Risk of allowing Alzheimer’s patients drive stressed
September 26 2020 06:57 PM
Dr Fatma Alkuwari, Sheikh Dr Mohamed bin Hamad al-Thani and Dr Mani Chandran.
Dr Fatma Alkuwari, Sheikh Dr Mohamed bin Hamad al-Thani and Dr Mani Chandran

QNA

Experts on dementia have stressed the importance of professional assessment before allowing patients with Alzheimer’s to drive.
In a statement Saturday, Hamad Medical Corporation (HMC) said while some people with mild Alzheimer’s dementia may still be able to drive safely, people with moderate to severe Alzheimer’s disease are often not able to. As the disease progresses, it can cause their memory, reaction and decision-making abilities to decline. The challenge lies in getting the person to stop driving once it has been assessed that they are no longer able to drive safely.
“Everyone with dementia will eventually lose the ability to drive safely and although the time at which this happens will be different for each person, most drivers with Alzheimer's disease stop within about three years of the first symptoms. People who have driven a car for most of their life often find it hard to give up driving in older age as they see it as a sign of growing more infirm with age and losing their independence,” explained Sheikh Dr Mohamed bin Hamad al-Thani, director of the Public Health Department, Ministry of Public Health.
“As the Alzheimer’s dementia symptoms progress, patients can have behavioural and psychological symptoms associated with the condition, which can add to their distress and result in them not being able to drive safely and possibly being a danger to themselves and others. However, people with any form of dementia are often not able to assess their deteriorating driving skills or the risks that they pose to themselves and to others when they are behind the wheel of a car. While it can be very difficult to discuss driving restrictions with an elderly relative or friend, it is important to do so early in the diagnosis,” added Sheikh Mohamed.
There are different ways to approach this delicate subject, but all require the family members or caregivers to start the conversation with the individual. It might be helpful to involve a family doctor or geriatrician in the discussion to explain why it would be better for them to stop driving. Involving the individual in the decision making and finding a suitable alternative to them driving can be helpful.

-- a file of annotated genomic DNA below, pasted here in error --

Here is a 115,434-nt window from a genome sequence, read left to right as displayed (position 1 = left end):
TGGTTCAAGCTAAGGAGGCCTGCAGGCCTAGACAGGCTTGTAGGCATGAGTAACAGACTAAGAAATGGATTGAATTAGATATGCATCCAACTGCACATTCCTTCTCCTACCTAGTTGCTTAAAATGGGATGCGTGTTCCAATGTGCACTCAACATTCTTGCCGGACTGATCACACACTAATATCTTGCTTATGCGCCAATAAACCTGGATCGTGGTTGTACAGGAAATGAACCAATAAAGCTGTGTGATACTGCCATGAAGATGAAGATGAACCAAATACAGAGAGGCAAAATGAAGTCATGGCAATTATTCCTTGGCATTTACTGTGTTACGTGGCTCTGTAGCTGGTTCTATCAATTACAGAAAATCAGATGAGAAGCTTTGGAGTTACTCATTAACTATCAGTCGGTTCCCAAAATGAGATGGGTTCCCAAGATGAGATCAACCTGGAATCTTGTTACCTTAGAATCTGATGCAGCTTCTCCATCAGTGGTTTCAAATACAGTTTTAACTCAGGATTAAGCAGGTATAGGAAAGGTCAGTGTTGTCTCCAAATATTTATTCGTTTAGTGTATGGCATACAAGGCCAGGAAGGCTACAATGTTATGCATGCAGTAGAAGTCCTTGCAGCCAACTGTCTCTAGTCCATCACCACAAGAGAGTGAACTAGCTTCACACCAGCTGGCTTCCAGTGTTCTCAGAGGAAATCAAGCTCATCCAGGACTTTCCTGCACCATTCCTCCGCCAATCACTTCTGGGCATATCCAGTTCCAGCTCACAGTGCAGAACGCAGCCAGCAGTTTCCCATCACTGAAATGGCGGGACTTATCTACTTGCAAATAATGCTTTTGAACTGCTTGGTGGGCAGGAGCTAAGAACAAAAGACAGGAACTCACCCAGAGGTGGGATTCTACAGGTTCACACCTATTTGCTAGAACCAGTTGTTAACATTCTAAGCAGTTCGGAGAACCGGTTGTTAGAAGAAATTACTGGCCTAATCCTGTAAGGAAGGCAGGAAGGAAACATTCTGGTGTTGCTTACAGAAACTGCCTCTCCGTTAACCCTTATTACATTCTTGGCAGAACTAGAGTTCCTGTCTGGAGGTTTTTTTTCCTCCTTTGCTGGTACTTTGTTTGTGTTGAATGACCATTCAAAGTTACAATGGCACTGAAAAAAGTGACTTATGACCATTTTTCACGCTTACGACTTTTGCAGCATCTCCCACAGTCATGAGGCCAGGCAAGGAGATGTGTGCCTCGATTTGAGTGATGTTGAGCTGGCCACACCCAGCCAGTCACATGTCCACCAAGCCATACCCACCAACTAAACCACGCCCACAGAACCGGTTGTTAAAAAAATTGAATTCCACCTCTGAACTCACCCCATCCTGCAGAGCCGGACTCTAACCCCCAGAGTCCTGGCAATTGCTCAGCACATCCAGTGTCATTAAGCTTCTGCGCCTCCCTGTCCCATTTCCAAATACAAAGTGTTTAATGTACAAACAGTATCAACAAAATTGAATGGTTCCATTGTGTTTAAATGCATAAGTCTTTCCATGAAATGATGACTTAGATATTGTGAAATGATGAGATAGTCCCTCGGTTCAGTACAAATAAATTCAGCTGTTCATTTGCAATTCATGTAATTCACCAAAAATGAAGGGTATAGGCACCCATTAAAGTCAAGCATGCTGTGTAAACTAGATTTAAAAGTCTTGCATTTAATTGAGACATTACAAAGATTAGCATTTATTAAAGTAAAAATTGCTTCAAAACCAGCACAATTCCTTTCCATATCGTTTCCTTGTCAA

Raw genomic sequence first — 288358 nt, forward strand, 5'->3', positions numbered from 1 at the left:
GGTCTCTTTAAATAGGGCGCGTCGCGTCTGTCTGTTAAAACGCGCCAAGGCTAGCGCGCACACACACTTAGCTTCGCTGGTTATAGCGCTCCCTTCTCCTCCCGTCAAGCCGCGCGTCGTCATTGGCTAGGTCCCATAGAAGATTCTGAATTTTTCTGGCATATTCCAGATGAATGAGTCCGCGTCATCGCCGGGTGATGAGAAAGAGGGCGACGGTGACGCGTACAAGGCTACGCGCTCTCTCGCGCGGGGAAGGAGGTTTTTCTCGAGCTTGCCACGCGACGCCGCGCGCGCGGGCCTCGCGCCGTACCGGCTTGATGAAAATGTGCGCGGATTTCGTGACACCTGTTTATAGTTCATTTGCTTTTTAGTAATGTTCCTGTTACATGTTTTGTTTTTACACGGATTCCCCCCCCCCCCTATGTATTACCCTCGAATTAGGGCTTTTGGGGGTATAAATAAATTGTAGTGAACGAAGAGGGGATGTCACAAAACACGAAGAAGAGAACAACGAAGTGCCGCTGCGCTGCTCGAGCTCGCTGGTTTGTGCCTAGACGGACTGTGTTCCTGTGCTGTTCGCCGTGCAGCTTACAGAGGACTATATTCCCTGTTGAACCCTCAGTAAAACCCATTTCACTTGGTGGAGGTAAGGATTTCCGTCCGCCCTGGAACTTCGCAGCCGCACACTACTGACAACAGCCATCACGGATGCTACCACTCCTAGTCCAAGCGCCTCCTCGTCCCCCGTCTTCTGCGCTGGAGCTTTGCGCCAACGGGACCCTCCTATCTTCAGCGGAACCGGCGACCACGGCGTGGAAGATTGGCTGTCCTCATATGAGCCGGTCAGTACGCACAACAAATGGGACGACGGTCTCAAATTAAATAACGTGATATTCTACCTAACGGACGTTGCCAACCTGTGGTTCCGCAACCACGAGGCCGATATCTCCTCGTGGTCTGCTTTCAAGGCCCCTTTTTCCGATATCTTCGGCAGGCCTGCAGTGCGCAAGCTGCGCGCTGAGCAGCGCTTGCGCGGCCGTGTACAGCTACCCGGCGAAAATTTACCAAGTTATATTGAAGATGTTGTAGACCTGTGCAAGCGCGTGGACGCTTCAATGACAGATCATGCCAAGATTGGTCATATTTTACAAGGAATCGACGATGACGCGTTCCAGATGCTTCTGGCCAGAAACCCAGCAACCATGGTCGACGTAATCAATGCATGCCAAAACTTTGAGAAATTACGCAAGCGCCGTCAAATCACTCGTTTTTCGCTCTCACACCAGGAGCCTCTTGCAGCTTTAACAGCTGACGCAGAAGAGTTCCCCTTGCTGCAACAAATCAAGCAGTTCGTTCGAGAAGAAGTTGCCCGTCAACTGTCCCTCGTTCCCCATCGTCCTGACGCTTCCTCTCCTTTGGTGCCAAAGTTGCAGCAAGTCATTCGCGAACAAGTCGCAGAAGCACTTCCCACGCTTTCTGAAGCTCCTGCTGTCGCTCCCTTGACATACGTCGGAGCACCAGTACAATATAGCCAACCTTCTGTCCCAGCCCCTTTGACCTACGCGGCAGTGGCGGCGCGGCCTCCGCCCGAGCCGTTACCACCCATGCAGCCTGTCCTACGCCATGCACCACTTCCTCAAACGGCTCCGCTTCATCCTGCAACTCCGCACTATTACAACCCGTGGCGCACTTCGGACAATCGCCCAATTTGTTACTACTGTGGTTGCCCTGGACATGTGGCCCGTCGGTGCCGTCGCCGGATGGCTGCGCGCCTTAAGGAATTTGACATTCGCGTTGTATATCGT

“We encourage people to visit a Memory Clinic in their primary health centre or at Rumailah Hospital, where they can get a simple professional assessment. Another option is to call the Raha Alzheimer’s and Memory Services Helpline, which aims to provide confidential care for patients with Alzheimer’s disease and related dementias, and support for their families. The helpline was one of the new services introduced for elderly patients during the Covid-19 pandemic; it is available at 4026 2222 between 8am and 3pm from Sunday to Thursday,” explained Dr Mani Chandran, geriatric psychiatrist at HMC who helps run the Memory Clinic, which assesses the cognitive abilities of people who experience various symptoms associated with dementia.
Dementia is the term for a group of symptoms that occur when the brain is damaged by diseases, such as Alzheimer's disease or diseases of the blood vessels that can cause a stroke. These diseases can result in a significant decline in that person's mental abilities or 'cognitive function', which affects their capacity to remember, concentrate, reason, and think clearly.
Dr Fatma Alkuwari, PM&R programme director and assistant chairperson, Physical Medicine and Rehabilitation Department at Qatar Rehabilitation Institute, has been helping raise awareness of Alzheimer’s disease and other dementia in Qatar and explained the importance of education.
“Patients and their families who understand the symptoms and how they can manage them find it easier to cope with the condition. The World Alzheimer’s Month theme of 'Let’s Talk About Dementia' is perfect to encourage more dialogue on this topic, which in turn will lead to more education and understanding, and consequently to reducing stigma,” said Dr Alkuwari.
“Our aim is also to encourage people to adopt healthy lifestyle choices when they are younger to limit any negative impact of ageing. There is a lot that people can do earlier in life, such as remaining active, good nutrition, looking after one’s physical and mental health and more; all this will help towards staying fitter, healthier, and happier later on in life,” she added.

Last updated: September 26 2020 11:22 PM


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